Get rid of them. Wayne Swan today struggled to keep directly relevant to his own Dorothy Dixer, and even ran out of time!

I like Ferguson’s idea that if Government MPs are allowed to ask questions that anyone can then ask a supplementary. That would make things rather interesting.

But to be honest it is not so much the rules in place at the moment, but the attitude. The Libs don’t give a damn about order. Chris Pyne loves being the a pest and thinks disrupting the House with endless quorum calls is all jolly good japes. I guess when you don’t have any policies, you are only left with stunts to pass the time.

Clowns the lot of them.

One thing did happen in Parliament today of note. Here it is:

Family Assistance and Other Legislation Amendment Bill 2011

The order of the day having been read for the resumption of the debate on the question—That the bill be now read a second time, 9:24:11 AM—
Mr Bandt dissenting—Bill agreed to, 11:01:05 AM.

Consideration in detail concluded.

That was the Bill that Abbott and Hockey attacked with vigour and venom after the budget because it would “strip” benefits from needy middleclass families. Remember how the Government wasn’t making the real tough cuts? Remember how it was turning its back on good, honest, families. 

Here was Joe Hockey the day after the budget:

JOE HOCKEY: You have to make hard decisions and this Government instead is penalising nearly 2 million Australian families. It is penalising over 2 million Australian small businesses. Michael, the Government is claiming to deliver a surplus in two years time but the Budget deficit this year is at a record level, the Budget deficit next year was meant to be $12 billion, it is now $22 billion. The Government is spending $18 million a day on interest alone for the next four years on their debt.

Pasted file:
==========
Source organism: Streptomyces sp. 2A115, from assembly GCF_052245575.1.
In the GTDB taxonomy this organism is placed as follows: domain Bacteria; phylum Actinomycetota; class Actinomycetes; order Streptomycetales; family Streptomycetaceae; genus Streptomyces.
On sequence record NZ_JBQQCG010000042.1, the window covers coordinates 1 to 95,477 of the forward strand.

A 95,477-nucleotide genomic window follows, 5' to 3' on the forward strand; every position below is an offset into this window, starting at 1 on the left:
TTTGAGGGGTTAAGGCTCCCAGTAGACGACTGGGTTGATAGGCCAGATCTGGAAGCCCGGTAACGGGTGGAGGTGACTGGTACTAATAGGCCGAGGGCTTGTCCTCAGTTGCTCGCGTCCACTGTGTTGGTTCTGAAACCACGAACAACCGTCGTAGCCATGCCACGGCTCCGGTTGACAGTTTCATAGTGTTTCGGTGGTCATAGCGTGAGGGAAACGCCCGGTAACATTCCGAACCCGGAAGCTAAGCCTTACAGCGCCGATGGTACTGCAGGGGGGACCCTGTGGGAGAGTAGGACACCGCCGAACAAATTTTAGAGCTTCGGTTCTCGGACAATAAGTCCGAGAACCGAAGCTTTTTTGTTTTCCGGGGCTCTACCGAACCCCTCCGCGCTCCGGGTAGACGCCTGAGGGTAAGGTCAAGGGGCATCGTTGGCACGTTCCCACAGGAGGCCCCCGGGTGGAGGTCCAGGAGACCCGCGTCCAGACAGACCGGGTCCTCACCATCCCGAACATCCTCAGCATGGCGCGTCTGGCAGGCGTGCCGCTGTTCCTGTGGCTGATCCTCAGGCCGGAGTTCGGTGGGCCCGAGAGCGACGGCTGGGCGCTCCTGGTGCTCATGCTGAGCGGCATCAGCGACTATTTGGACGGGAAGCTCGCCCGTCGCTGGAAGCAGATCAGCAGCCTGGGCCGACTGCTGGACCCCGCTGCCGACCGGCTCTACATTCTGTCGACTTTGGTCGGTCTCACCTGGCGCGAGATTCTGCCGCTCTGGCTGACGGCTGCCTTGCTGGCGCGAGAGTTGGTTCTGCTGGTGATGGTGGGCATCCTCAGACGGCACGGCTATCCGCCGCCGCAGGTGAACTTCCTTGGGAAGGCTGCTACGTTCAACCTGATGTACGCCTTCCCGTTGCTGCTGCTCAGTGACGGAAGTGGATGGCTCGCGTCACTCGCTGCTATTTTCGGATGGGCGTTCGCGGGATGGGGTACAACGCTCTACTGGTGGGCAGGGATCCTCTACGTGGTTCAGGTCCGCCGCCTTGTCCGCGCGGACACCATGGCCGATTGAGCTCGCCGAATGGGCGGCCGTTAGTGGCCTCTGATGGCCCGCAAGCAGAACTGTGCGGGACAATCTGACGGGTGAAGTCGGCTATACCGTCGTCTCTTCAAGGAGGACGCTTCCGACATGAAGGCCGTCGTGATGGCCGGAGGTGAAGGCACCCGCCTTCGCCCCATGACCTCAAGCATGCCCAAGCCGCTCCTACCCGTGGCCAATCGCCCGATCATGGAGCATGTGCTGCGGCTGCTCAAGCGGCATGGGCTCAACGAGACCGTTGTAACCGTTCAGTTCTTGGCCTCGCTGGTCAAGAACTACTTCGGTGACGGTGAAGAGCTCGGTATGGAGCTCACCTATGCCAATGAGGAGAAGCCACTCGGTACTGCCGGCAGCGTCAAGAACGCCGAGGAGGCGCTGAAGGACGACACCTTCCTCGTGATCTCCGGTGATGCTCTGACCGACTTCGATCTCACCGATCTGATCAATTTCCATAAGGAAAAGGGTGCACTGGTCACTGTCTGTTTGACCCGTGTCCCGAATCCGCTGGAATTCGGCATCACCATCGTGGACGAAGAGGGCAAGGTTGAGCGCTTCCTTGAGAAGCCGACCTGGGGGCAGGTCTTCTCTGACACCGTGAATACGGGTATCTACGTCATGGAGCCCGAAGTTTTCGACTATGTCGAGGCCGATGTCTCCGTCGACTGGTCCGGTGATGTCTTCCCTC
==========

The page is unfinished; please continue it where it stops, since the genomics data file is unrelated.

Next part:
Here was Joe at the Press club:

The Coalition in the last twelve months has announced over $52 billion of savings in detail.

So why did the Liberals let his Bill pass without even a vote? Here’s Sue Dunlevy of The Oz quoting Opposition families spokesman Kevin Andrews:

the Coalition did not oppose the measures that will save the government $2 billion over four years because “we couldn't find equivalent savings measures”'.

Wow. From $52 billion to zero in one month. That takes skill.


Oh and for those wondering about the title:


Unknown said...

Oh those crazy Libs and their crazy math!

Lentern said...

I dunno that Bishop's call as particularly bad. In the sense she was using parliamentary time to be a smart arse, yeah ok but beyond that, it's no less a productive use of time than asking how many jobs the carbon tax will destroy and the government replying that the opposition want to eat babies.